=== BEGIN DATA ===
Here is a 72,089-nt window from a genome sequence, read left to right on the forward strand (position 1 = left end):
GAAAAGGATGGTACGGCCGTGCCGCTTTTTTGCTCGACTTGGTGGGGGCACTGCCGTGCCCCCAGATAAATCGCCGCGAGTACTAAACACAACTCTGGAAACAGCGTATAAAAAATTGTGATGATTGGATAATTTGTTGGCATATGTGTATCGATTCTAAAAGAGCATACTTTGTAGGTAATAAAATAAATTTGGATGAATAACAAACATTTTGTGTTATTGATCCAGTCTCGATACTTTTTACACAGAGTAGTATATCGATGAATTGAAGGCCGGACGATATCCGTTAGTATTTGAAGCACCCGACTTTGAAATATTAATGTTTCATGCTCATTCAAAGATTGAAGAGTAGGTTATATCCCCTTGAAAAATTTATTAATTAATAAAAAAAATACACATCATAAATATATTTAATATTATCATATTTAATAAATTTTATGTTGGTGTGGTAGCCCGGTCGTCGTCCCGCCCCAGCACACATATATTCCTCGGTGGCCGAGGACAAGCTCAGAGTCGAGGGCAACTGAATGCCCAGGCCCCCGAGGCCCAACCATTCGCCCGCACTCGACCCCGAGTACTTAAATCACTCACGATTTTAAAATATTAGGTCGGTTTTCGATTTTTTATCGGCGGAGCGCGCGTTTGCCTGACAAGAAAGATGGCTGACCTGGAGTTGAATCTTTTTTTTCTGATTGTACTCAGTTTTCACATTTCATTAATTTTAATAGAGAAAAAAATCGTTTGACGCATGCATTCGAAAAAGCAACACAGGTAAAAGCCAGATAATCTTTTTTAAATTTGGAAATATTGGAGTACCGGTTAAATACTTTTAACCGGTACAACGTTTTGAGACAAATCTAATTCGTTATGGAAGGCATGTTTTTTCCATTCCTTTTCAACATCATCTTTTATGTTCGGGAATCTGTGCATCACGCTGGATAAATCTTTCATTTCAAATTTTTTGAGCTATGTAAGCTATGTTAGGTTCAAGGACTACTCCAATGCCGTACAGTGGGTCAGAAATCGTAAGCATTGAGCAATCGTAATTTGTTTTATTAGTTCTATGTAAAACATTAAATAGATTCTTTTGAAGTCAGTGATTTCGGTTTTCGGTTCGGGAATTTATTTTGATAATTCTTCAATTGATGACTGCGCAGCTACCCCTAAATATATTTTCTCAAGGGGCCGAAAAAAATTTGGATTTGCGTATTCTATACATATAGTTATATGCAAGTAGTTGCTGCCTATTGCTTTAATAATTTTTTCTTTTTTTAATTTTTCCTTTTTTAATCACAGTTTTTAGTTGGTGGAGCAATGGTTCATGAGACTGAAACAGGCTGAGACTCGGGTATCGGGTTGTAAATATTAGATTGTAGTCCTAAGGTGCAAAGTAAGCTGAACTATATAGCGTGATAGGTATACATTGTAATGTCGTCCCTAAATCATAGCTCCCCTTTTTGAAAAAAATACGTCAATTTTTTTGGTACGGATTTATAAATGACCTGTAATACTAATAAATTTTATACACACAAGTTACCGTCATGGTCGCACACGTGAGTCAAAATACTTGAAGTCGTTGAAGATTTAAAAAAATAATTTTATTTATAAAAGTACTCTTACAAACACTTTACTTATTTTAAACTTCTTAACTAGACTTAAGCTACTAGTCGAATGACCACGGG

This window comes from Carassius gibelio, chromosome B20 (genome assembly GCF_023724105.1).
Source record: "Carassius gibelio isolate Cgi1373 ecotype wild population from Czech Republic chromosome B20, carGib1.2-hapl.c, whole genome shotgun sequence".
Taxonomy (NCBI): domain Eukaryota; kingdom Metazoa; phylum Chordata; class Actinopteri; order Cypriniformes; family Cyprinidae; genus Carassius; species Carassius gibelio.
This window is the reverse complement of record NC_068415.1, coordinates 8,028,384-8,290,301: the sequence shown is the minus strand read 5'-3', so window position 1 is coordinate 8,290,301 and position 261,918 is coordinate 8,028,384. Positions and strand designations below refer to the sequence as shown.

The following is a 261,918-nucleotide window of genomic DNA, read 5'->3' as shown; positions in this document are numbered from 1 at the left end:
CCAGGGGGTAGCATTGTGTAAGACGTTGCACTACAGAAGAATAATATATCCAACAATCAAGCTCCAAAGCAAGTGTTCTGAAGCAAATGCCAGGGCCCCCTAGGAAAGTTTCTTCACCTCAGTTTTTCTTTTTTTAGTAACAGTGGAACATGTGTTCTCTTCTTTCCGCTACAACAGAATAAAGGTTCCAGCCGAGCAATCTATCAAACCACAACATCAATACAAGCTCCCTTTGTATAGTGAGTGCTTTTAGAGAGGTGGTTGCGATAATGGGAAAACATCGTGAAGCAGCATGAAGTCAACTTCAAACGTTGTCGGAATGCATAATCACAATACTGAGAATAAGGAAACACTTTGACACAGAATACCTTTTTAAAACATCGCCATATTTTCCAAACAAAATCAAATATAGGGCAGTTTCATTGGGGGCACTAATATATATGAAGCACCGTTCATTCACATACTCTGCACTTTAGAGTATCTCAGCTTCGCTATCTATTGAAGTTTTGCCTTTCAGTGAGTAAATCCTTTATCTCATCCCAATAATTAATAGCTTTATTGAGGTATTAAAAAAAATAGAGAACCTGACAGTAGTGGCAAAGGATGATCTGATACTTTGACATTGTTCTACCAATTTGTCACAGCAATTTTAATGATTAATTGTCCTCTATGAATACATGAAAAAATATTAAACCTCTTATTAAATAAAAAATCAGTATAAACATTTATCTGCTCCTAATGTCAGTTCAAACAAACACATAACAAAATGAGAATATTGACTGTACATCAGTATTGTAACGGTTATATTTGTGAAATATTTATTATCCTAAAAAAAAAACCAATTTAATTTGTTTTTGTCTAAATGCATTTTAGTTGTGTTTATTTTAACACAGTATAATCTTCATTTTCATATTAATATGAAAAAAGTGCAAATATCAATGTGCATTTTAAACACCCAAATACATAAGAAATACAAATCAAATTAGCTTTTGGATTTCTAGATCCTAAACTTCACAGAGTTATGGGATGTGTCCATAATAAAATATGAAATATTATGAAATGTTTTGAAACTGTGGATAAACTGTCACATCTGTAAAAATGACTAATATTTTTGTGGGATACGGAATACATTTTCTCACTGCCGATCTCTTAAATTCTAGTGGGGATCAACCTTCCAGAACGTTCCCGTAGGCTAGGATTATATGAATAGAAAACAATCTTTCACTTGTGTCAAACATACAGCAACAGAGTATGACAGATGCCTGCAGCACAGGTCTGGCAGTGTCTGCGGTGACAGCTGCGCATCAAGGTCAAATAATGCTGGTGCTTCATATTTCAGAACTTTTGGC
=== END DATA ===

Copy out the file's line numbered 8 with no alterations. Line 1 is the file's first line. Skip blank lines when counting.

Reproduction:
CCAGGGGGTAGCATTGTGTAAGACGTTGCACTACAGAAGAATAATATATCCAACAATCAAGCTCCAAAGCAAGTGTTCTGAAGCAAATGCCAGGGCCCCCTAGGAAAGTTTCTTCACCTCAGTTTTTCTTTTTTTAGTAACAGTGGAACATGTGTTCTCTTCTTTCCGCTACAACAGAATAAAGGTTCCAGCCGAGCAATCTATCAAACCACAACATCAATACAAGCTCCCTTTGTATAGTGAGTGCTTTTAGAGAGGTGGTTGCGATAATGGGAAAACATCGTGAAGCAGCATGAAGTCAACTTCAAACGTTGTCGGAATGCATAATCACAATACTGAGAATAAGGAAACACTTTGACACAGAATACCTTTTTAAAACATCGCCATATTTTCCAAACAAAATCAAATATAGGGCAGTTTCATTGGGGGCACTAATATATATGAAGCACCGTTCATTCACATACTCTGCACTTTAGAGTATCTCAGCTTCGCTATCTATTGAAGTTTTGCCTTTCAGTGAGTAAATCCTTTATCTCATCCCAATAATTAATAGCTTTATTGAGGTATTAAAAAAAATAGAGAACCTGACAGTAGTGGCAAAGGATGATCTGATACTTTGACATTGTTCTACCAATTTGTCACAGCAATTTTAATGATTAATTGTCCTCTATGAATACATGAAAAAATATTAAACCTCTTATTAAATAAAAAATCAGTATAAACATTTATCTGCTCCTAATGTCAGTTCAAACAAACACATAACAAAATGAGAATATTGACTGTACATCAGTATTGTAACGGTTATATTTGTGAAATATTTATTATCCTAAAAAAAAAACCAATTTAATTTGTTTTTGTCTAAATGCATTTTAGTTGTGTTTATTTTAACACAGTATAATCTTCATTTTCATATTAATATGAAAAAAGTGCAAATATCAATGTGCATTTTAAACACCCAAATACATAAGAAATACAAATCAAATTAGCTTTTGGATTTCTAGATCCTAAACTTCACAGAGTTATGGGATGTGTCCATAATAAAATATGAAATATTATGAAATGTTTTGAAACTGTGGATAAACTGTCACATCTGTAAAAATGACTAATATTTTTGTGGGATACGGAATACATTTTCTCACTGCCGATCTCTTAAATTCTAGTGGGGATCAACCTTCCAGAACGTTCCCGTAGGCTAGGATTATATGAATAGAAAACAATCTTTCACTTGTGTCAAACATACAGCAACAGAGTATGACAGATGCCTGCAGCACAGGTCTGGCAGTGTCTGCGGTGACAGCTGCGCATCAAGGTCAAATAATGCTGGTGCTTCATATTTCAGAACTTTTGGC